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Condé Nast to drop reliance on advertising from 70% to 50% and broaden revenue streams

In a plan to place Condé Nast on the path to profitability, the publishing giant announced last week a new partnership between the company’s US and UK Traveller teams, to create one editorial platform in 2019.

Beginning with the January 2019 issues, all content creation for both US and UK editions will be led out of Condé Nast Britain, overseen by Melinda Stevens, editor-in-chief of Condé Nast Traveller. Additionally, the partnership will create one website across both countries with personalized content experiences based on the location of the user.

“Travel is by nature global, and placing the editorial teams under one leader is a way to harness the expertise of two highly talented teams, delivering the best of all worlds to audiences,” said Albert Read, managing director, Condé Nast Britain. “In addition, the combined reach of both editions of the brands opens up innovative new opportunities for our advertising partners.”

The merger marks the start of a 5-year window to diversify the legacy magazine publisher’s revenues away from print advertising and return it to overall profitability.

A turnaround plan 

Just last week, CEO Bob Sauerberg’s plans were approved by the Condé Nast board. Sauerberg’s plans aim to steer the company toward a position where advertising represents 50 percent of revenue, in contrast to the 70 percent of which it stands currently.  The ambitious plan also aims to make the publisher profitable again by 2020 and add $600 million in new revenues.

This dramatic tilt in focus will require a tricky mix of cost-cutting in some areas and spending in other, high-growth areas. According to Condé Nast, the publisher expects to add 150 new roles in the next two years as it pursues five new areas of revenue, including video, creative services, consumer revenue, data licensing and events.

But the additional roles come at a cost. As the company narrows its focus on “core” titles and pivots to new business and revenue opportunities, there will be additional layoffs later this year and three Condé titles — W, Brides and Golf Digest – have all been put up for strategic review; indeed, one former executive said that a larger number of Condé titles might be available for the right price.

As first reported by WWD, sources have W editor-in-chief, Stefano Tonchi, looking to fund a purchase of that magazine, but there’s no clear interest yet in the others. Nevertheless, sources say the sale process should be wrapped up sometime in the fall, giving Condé a much needed year-end cash injection if it comes to pass.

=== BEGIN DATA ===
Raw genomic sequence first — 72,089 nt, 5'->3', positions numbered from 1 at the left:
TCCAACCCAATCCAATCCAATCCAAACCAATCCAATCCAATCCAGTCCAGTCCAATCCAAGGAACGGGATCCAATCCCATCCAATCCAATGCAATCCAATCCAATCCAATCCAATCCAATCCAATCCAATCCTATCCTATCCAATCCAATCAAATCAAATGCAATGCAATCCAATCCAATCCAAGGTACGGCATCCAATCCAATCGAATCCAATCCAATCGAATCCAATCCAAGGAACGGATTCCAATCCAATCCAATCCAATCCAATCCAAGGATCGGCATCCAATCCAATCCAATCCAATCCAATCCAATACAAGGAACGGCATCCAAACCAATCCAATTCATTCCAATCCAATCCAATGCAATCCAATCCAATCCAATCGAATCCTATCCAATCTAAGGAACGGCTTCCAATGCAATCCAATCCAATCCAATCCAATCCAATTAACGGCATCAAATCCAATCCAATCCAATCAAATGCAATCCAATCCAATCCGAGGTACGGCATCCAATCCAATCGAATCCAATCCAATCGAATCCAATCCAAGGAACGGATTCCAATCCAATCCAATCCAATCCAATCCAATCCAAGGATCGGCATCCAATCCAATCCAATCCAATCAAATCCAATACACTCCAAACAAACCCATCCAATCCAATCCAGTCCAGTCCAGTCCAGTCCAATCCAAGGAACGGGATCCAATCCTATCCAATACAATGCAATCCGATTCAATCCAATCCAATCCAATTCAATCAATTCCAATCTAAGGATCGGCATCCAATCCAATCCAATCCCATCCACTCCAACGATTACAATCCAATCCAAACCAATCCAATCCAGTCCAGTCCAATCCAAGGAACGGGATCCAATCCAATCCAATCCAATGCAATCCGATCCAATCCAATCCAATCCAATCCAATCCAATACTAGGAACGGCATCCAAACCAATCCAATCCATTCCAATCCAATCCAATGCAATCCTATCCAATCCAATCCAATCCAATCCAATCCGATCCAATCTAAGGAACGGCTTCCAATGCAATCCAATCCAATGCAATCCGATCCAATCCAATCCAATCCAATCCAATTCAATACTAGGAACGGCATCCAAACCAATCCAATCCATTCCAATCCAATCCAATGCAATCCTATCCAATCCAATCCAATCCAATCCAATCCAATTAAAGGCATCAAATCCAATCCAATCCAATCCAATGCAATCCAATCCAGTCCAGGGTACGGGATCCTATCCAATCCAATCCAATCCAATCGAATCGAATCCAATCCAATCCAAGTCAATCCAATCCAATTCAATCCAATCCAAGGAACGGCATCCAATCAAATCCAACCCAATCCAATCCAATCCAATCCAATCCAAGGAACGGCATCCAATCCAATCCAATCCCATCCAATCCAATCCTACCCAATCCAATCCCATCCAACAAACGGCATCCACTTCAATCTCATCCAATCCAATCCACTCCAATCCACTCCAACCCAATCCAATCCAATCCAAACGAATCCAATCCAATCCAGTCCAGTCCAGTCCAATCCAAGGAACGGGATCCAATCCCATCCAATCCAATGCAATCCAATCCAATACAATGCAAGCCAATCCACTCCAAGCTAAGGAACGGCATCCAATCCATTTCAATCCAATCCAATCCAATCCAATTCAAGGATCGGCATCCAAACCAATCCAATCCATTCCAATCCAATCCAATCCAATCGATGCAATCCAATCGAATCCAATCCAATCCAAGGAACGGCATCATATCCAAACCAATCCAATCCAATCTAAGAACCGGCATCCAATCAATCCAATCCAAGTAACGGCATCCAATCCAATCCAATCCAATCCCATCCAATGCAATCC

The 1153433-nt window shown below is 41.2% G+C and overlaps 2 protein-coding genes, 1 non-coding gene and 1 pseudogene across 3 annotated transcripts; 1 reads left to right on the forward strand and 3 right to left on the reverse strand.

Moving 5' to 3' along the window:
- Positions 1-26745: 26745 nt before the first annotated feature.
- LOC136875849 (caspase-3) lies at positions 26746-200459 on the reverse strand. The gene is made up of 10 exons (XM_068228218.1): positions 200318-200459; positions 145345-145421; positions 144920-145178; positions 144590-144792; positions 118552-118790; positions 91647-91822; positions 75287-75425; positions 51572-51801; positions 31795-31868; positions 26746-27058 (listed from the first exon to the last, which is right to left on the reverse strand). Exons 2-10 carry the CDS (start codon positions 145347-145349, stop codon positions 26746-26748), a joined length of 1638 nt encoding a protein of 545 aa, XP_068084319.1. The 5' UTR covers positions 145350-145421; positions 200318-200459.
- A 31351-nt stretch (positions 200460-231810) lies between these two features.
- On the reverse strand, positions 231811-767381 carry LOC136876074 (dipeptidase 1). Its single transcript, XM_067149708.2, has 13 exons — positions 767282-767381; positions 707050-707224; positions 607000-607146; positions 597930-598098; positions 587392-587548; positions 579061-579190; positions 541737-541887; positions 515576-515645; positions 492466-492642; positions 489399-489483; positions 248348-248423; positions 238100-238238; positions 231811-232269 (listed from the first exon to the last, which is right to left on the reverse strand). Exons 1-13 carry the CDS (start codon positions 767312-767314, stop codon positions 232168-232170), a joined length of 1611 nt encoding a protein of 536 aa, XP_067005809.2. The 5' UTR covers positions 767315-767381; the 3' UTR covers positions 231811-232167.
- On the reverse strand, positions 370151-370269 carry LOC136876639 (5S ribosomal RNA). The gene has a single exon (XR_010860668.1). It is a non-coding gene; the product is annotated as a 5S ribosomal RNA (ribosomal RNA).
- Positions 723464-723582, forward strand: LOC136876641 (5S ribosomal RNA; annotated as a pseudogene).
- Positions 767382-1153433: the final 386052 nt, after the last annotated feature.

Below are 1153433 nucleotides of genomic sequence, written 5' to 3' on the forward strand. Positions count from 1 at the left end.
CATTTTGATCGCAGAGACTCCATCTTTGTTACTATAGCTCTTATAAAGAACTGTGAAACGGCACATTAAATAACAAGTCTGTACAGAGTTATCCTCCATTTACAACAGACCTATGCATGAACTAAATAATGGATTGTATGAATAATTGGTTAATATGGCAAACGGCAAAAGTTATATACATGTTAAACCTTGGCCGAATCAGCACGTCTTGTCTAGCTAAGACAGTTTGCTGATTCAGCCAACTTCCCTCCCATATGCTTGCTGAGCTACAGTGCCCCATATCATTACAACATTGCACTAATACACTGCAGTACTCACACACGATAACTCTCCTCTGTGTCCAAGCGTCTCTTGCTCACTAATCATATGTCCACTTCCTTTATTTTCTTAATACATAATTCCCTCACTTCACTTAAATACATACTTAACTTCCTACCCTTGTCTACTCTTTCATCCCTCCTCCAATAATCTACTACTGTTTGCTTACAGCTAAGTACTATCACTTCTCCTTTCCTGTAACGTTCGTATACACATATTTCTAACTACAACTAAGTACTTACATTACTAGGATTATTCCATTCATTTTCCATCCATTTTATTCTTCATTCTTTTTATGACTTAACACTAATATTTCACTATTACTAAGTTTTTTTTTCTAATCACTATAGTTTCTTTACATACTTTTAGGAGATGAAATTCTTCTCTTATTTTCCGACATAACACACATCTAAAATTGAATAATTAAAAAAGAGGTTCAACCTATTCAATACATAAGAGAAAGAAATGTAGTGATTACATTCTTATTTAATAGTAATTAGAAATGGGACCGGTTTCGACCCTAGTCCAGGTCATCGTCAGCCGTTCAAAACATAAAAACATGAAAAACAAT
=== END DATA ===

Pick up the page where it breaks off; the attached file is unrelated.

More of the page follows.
Above all else, the 5-year plan to diversify the legacy of the magazine publisher will place Condé Nast up against a different kind of competition. While Google and Facebook dominate the digital advertising market, Condé will have to battle with holding companies, consulting firms and media and entertainment conglomerates if it wants to grow its agency, services and events business.

A move that other publishers can follow?

Shedding titles and cutting staff is not uncommon for legacy publishers. Even the previously untouchable Vogue has this year been forced to slim down and reduce its budget by placing high-profile and longtime staffers on contract instead of salary, but it’s only the latest to have the hammer lowered. Creative, copy and research teams have been combined and shrunk across the company, while big-time and well-paid editors like Keija Minor of Brides, Graydon Carter of Vanity Fair and Cindi Leive of Glamour all resigned last year, and were succeeded by younger, and presumably much lower-paid, hires.

Publishers on both sides of the Atlantic are looking for new revenue streams amid a deteriorating circulation and print advertising picture. Just last week, Reuters initiated a switch of its consumer strategy away from general news audiences, to target professionals, with a highly personalized news app designed to inform rapid business decision-making. It’s moves like this that highlight a publisher’s willingness to adapt to the evolving digital climate in search of more robust revenue models.

And that’s just it – adapting. ‘Nast’s decision to reevaluate and project a new 5-year strategy for greater diversity and profit is a result of reduced print advertising revenues alongside a precipitous newsstand decline.

Losses of $120 million don’t lie, and although much of Condé Nast’s strategy remains closely guarded, the changes seen over the last few months are only set to continue. And speed up.